My next VAST ACCUMULATION OF STUFF garage sales have been pushed back yet again, this time to Friday, July 29, and Saturday, July 30. Hours to be announced. However...I am strongly considering having both morning and afternoon hours on those days.
I have a lot of stuff going on right now and I have to make time for it. Pushing back the garage sales (and making them better than ever) is one way I'm doing that. Reducing my online presence this week is another.
My plans for the week include blogging, writing Last Kiss gags and completing a consulting project. I'll still be checking the comments awaiting approval as often as possible.
I'm going to be much more cautious in approving some comments. If you haven't signed your comment and it strikes me as someone trying to cause controversy for controversy's sake, your comment will not be approved. I've had enough of the whole "Let's you and he fight" crap that has become the driving force of some lowlife "news and rumor" websites. Peddle that shit elsewhere.
Have a great week and I hope to be back up to speed next week.
Saturday, July 17, 2021
All comments from readers must be approved by me before they appear in the blog. This is to prevent spam and trolling. It sometimes takes me a few hours to approve a comment. Please be patient and refrain from posting your comment multiple times. That just confuses me. I do appreciate your comments and honestly wish more readers would respond to my bloggy things. I ask for your patience when it comes to my approving them. Thanks.
Friday, July 16, 2021
Thursday, July 15, 2021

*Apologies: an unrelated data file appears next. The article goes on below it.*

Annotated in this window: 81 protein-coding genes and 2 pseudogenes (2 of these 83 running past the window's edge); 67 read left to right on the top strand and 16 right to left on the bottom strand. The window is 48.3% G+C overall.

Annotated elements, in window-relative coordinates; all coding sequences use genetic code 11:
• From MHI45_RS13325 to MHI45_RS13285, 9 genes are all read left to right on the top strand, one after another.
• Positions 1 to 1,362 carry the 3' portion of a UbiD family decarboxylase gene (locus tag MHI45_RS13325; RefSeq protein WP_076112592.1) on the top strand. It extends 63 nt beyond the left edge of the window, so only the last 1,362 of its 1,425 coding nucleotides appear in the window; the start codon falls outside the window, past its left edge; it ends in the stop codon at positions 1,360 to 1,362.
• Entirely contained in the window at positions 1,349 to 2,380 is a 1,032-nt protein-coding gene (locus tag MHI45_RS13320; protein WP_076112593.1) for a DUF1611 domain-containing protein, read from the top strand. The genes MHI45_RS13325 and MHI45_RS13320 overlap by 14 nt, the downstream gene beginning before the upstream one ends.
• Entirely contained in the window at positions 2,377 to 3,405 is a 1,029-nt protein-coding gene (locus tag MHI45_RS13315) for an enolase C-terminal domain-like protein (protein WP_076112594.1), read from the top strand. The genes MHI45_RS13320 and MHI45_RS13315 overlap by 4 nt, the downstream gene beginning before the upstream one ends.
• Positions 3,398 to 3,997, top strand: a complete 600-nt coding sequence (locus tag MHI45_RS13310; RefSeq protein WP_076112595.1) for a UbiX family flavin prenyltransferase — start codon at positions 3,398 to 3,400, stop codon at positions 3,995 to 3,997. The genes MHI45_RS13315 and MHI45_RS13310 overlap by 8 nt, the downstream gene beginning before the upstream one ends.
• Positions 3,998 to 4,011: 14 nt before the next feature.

Wednesday, July 14, 2021
Friday, July 9, 2021
Sleeping Beauties Volume 1 [IDW; $19.99] is based on the novel by Stephen King and Owen King. It’s being adapted to the graphic novel form by Rio Youers with artist Alison Sampson, colorist Triona Tree Farrell and letterers Christa Miesner and Valerie Lopez. Because I was intrigued by the premise, I’d been thinking of requesting the novel from my local library system but decided to read the comics adaptation first. Is this the modern-day equivalent of reading the Classic Illustrated version of something for the book report that’s due tomorrow?
The premise: A bizarre sleeping sickness, called Aurora, has fallen over the world. Its victims can't wake up. And all of them are women. As nations fall into chaos, those women still awake take desperate measures to stay that way, and men everywhere begin to give in to their darkest impulses.
This is scary stuff. Aurora victims appear to spin cocoons around their sleeping bodies. In fearful debate, men wonder if the women are actually alive or about to spawn something horrible. When such women are removed from their cocoons, they turn violent. Some men try to protect their loved ones while others are determined to burn the sleepers. And there’s this mysterious woman who walks out of a forest and who can fall asleep without spinning a cocoon and wake up from the slumber normally. If anything can be considered normal in a book by King and his youngest son.